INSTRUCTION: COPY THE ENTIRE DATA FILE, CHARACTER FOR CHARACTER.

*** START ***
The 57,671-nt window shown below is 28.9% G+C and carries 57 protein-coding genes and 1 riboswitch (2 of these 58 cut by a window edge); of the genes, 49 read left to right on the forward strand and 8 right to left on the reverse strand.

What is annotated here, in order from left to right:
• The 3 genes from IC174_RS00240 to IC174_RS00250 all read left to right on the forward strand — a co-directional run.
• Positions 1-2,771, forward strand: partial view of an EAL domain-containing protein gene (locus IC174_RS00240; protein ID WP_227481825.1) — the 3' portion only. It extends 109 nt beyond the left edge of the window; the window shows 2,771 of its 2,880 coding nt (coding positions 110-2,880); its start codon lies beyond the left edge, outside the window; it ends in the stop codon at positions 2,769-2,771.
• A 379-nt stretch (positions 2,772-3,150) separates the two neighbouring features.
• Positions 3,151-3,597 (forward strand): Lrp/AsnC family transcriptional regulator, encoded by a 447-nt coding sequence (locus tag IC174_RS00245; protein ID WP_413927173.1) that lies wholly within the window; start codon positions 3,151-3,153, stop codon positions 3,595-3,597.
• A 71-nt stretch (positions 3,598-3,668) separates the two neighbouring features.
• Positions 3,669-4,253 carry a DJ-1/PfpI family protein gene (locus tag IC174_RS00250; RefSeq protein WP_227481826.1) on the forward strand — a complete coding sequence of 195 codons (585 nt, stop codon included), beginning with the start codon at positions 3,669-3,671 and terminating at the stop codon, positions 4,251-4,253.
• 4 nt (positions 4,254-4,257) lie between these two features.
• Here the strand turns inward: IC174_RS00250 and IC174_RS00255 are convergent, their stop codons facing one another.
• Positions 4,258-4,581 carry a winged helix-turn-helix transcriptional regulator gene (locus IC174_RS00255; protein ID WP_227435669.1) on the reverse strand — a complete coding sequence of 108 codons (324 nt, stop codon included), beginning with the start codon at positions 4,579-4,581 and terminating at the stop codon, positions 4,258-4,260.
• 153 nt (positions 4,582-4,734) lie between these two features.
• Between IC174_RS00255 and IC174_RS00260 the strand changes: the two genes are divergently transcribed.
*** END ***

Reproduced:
The 57,671-nt window shown below is 28.9% G+C and carries 57 protein-coding genes and 1 riboswitch (2 of these 58 cut by a window edge); of the genes, 49 read left to right on the forward strand and 8 right to left on the reverse strand.

What is annotated here, in order from left to right:
• The 3 genes from IC174_RS00240 to IC174_RS00250 all read left to right on the forward strand — a co-directional run.
• Positions 1-2,771, forward strand: partial view of an EAL domain-containing protein gene (locus IC174_RS00240; protein ID WP_227481825.1) — the 3' portion only. It extends 109 nt beyond the left edge of the window; the window shows 2,771 of its 2,880 coding nt (coding positions 110-2,880); its start codon lies beyond the left edge, outside the window; it ends in the stop codon at positions 2,769-2,771.
• A 379-nt stretch (positions 2,772-3,150) separates the two neighbouring features.
• Positions 3,151-3,597 (forward strand): Lrp/AsnC family transcriptional regulator, encoded by a 447-nt coding sequence (locus tag IC174_RS00245; protein ID WP_413927173.1) that lies wholly within the window; start codon positions 3,151-3,153, stop codon positions 3,595-3,597.
• A 71-nt stretch (positions 3,598-3,668) separates the two neighbouring features.
• Positions 3,669-4,253 carry a DJ-1/PfpI family protein gene (locus tag IC174_RS00250; RefSeq protein WP_227481826.1) on the forward strand — a complete coding sequence of 195 codons (585 nt, stop codon included), beginning with the start codon at positions 3,669-3,671 and terminating at the stop codon, positions 4,251-4,253.
• 4 nt (positions 4,254-4,257) lie between these two features.
• Here the strand turns inward: IC174_RS00250 and IC174_RS00255 are convergent, their stop codons facing one another.
• Positions 4,258-4,581 carry a winged helix-turn-helix transcriptional regulator gene (locus IC174_RS00255; protein ID WP_227435669.1) on the reverse strand — a complete coding sequence of 108 codons (324 nt, stop codon included), beginning with the start codon at positions 4,579-4,581 and terminating at the stop codon, positions 4,258-4,260.
• 153 nt (positions 4,582-4,734) lie between these two features.
• Between IC174_RS00255 and IC174_RS00260 the strand changes: the two genes are divergently transcribed.